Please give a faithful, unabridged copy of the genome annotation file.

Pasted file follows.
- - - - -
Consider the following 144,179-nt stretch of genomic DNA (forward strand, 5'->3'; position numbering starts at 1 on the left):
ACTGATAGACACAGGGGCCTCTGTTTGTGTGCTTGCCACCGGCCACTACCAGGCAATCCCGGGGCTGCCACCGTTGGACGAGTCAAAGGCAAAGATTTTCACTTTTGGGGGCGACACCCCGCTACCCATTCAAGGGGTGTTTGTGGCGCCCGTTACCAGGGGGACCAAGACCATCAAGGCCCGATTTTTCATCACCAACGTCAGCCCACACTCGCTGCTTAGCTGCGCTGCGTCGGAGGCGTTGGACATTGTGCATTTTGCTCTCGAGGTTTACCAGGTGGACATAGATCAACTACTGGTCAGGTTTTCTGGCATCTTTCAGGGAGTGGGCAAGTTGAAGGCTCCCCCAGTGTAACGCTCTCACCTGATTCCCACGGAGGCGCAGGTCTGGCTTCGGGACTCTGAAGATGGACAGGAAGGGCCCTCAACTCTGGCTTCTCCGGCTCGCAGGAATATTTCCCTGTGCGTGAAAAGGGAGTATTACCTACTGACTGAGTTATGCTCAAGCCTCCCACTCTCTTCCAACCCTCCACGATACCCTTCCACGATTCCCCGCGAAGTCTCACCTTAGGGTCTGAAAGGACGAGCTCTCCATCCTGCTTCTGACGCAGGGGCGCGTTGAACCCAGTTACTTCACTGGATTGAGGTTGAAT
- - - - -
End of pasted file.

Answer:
Consider the following 144,179-nt stretch of genomic DNA (forward strand, 5'->3'; position numbering starts at 1 on the left):
ACTGATAGACACAGGGGCCTCTGTTTGTGTGCTTGCCACCGGCCACTACCAGGCAATCCCGGGGCTGCCACCGTTGGACGAGTCAAAGGCAAAGATTTTCACTTTTGGGGGCGACACCCCGCTACCCATTCAAGGGGTGTTTGTGGCGCCCGTTACCAGGGGGACCAAGACCATCAAGGCCCGATTTTTCATCACCAACGTCAGCCCACACTCGCTGCTTAGCTGCGCTGCGTCGGAGGCGTTGGACATTGTGCATTTTGCTCTCGAGGTTTACCAGGTGGACATAGATCAACTACTGGTCAGGTTTTCTGGCATCTTTCAGGGAGTGGGCAAGTTGAAGGCTCCCCCAGTGTAACGCTCTCACCTGATTCCCACGGAGGCGCAGGTCTGGCTTCGGGACTCTGAAGATGGACAGGAAGGGCCCTCAACTCTGGCTTCTCCGGCTCGCAGGAATATTTCCCTGTGCGTGAAAAGGGAGTATTACCTACTGACTGAGTTATGCTCAAGCCTCCCACTCTCTTCCAACCCTCCACGATACCCTTCCACGATTCCCCGCGAAGTCTCACCTTAGGGTCTGAAAGGACGAGCTCTCCATCCTGCTTCTGACGCAGGGGCGCGTTGAACCCAGTTACTTCACTGGATTGAGGTTGAAT